RECUERDOS DE PONCE. VISTAS POR MOLINA, FOTOGRAFO. (Ponce, Puerto Rico, 1884).
This rare set of photographs by E. López Molina depicts a thriving and serene Ponce in 1884. Two detailed over-views of the city open the album. These are followed by public buildings such as the theatre, hospital, cemetery, and active street scenes around the Plaza, with numerous pedestrians and wagons. The final views show some of the residences and rural outlying areas.
On each mount Molina has stated that these views were taken with the new “Gelatino Bromide” process. Replacing the collodion emulsion, “Gelatino Bromide” allowed a significantly shorter exposure time. The photographer also indicated that these photos were taken “En una Fracción de un segundo,” in a fraction of a second.
During the 19th century, the village of Ponce expanded due to a large European immigration and Latin Americans fleeing wars in their native countries. By 1877 a city charter was drawn up, and at the time of these photographs, Ponce was a thriving city, boasting a large agricultural sector and Puerto Rico’s main financial center. In 1882 the city organized a successful “Ponce Fair,” modeled on the Paris Exposition of 1878 and erected an extensive urban electrical grid. This was to change with the Spanish-American War and the United States occupation of the island in 1898. The new American government centralized the island’s economy in San Juan, leaving the southern towns to stagnate. Ponce, previously a flourishing and dynamic city of 22,000, never recovered its former glory.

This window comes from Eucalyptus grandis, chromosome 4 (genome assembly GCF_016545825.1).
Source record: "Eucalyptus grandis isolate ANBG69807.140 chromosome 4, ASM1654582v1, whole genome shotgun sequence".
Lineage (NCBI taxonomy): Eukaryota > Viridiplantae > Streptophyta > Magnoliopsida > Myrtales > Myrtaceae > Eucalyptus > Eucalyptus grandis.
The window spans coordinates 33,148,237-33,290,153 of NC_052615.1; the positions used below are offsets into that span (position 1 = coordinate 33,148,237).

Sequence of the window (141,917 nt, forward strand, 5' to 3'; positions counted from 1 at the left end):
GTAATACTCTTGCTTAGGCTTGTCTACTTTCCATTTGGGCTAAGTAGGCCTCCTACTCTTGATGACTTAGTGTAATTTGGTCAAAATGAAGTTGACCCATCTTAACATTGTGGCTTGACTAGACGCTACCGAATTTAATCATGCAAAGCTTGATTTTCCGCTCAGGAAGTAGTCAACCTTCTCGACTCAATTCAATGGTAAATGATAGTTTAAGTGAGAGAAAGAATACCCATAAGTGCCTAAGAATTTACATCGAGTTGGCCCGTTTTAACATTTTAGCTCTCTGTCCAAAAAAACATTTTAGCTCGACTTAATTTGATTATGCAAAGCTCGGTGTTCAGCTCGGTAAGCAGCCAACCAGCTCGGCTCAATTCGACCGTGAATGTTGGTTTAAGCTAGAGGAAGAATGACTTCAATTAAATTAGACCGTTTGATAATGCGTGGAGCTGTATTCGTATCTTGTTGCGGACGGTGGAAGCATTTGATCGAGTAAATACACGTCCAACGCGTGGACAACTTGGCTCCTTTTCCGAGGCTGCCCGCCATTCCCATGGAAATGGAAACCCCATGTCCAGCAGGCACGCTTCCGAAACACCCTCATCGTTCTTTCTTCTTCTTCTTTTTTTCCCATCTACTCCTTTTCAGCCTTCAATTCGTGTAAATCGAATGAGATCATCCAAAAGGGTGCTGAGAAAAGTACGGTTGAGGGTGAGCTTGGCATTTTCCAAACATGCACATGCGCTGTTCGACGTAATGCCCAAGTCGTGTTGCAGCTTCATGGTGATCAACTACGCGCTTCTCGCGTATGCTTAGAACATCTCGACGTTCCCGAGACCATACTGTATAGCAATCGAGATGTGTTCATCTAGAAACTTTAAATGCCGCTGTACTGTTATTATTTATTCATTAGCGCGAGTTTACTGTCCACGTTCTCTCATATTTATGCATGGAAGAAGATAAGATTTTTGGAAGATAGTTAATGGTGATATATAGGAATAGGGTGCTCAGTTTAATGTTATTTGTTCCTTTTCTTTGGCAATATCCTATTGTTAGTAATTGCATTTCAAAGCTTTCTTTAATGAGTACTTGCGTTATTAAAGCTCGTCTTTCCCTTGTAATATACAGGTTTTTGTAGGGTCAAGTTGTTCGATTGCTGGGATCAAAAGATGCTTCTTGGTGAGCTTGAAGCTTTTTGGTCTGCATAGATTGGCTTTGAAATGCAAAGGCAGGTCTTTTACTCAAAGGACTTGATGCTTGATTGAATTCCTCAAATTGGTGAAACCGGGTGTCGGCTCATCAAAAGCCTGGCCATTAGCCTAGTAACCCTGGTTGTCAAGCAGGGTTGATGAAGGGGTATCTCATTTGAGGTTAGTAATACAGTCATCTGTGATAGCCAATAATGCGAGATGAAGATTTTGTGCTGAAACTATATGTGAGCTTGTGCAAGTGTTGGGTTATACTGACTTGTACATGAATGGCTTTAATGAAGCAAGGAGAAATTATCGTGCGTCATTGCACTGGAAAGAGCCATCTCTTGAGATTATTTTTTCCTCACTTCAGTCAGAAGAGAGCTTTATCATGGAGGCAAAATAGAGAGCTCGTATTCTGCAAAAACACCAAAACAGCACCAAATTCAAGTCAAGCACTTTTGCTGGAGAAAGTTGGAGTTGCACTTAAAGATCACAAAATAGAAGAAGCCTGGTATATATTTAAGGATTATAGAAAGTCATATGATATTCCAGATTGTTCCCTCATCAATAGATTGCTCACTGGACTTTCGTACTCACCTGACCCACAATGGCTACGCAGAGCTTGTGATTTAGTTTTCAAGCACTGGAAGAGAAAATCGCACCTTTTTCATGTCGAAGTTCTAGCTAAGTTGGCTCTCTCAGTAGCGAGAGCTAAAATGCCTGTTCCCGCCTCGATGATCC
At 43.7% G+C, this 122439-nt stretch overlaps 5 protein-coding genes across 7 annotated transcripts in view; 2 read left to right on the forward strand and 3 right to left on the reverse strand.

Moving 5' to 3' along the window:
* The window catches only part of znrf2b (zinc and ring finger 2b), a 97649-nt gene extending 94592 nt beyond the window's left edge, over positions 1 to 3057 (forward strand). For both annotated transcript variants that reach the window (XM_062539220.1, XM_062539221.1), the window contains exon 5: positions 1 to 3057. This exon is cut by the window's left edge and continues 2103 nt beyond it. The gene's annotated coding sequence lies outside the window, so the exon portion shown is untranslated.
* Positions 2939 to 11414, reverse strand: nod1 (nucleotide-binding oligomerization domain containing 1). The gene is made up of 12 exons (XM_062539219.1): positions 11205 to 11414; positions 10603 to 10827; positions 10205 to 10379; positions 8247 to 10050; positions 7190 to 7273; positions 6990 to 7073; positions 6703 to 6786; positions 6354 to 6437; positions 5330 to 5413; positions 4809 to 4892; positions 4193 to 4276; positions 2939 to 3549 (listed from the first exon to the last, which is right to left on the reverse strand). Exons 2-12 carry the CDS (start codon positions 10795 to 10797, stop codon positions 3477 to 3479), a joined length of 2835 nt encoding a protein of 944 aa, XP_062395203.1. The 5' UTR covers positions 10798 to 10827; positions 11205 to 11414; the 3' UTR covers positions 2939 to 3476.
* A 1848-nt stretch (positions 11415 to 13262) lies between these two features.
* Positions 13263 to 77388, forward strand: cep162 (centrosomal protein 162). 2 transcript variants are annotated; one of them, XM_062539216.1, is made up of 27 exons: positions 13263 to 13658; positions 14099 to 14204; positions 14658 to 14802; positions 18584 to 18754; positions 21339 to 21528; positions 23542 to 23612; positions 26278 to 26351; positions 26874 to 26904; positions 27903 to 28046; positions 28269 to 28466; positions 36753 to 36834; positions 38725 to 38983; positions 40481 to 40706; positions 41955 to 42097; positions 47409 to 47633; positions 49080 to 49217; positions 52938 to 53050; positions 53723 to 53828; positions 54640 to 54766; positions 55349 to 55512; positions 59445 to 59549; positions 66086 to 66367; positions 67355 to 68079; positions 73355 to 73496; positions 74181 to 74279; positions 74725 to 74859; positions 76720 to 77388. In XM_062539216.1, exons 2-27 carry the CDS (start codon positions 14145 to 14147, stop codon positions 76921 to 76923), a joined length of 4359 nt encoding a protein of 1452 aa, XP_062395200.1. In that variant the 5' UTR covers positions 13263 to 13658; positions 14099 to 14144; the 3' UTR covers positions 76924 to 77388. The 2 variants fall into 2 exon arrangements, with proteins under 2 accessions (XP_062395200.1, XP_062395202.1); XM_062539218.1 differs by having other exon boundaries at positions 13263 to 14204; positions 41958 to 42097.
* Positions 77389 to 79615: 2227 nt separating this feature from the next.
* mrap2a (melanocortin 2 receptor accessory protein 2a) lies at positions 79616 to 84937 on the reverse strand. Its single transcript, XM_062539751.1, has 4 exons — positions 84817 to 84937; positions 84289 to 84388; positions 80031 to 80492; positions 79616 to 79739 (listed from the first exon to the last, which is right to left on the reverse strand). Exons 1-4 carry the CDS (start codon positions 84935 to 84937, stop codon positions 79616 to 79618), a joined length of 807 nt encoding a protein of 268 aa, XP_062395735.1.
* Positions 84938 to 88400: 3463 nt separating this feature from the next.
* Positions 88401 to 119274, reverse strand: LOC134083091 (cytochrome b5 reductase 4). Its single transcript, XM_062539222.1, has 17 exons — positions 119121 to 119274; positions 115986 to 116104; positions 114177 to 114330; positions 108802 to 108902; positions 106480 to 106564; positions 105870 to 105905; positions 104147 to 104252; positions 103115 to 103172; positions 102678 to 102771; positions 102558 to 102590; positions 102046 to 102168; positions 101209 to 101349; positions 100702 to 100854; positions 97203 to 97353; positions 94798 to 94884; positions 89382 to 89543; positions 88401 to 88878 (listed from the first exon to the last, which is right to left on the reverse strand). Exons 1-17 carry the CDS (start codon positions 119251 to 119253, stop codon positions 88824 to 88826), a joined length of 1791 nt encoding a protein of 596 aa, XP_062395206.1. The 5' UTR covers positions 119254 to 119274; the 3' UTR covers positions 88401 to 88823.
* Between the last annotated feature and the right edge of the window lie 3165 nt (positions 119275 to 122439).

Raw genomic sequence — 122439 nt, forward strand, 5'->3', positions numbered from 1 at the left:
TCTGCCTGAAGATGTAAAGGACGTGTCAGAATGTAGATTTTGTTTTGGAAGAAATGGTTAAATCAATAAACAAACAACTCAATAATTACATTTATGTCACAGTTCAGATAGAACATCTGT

From our research, we haven’t been able to locate another copy of this uncommon album. It is not at the Met collection or the NYPL; nor at the Houston Museum or the Harry Ramsom Center, to name a few strong Latino collections. We have also looked into the Collección Puertorriqueña (University of Puerto Rico), Archivo de Puerto Rico, Puerto Rico’s National Library archives, and contacted several museums in Ponce without much luck.
Here are the only other images attributed to E.L. Molina we’ve come across. The author speculates that Lopez de Molina bought the photography business of J.J. Henna in Ponce and imprinted the former’s photograph paper stock with his own rubber stamp. If this is the case, it is a mystery why it has been so difficult to find any information on him, his photography, or his studio. The mystery of the story deepens when Mr. Rodríguez gives us the idea that based on the stamps, Molina “could be a female photographer because of the use of Lopez de Molina or it could be a male photographer that had a compound last name.”
The album consists of 20 mounted albumen prints. Each photograph measures 19,1 x 24,1 cm., on printed mounts, 27,3 x 35,5 cm. Ink captions are added to each image.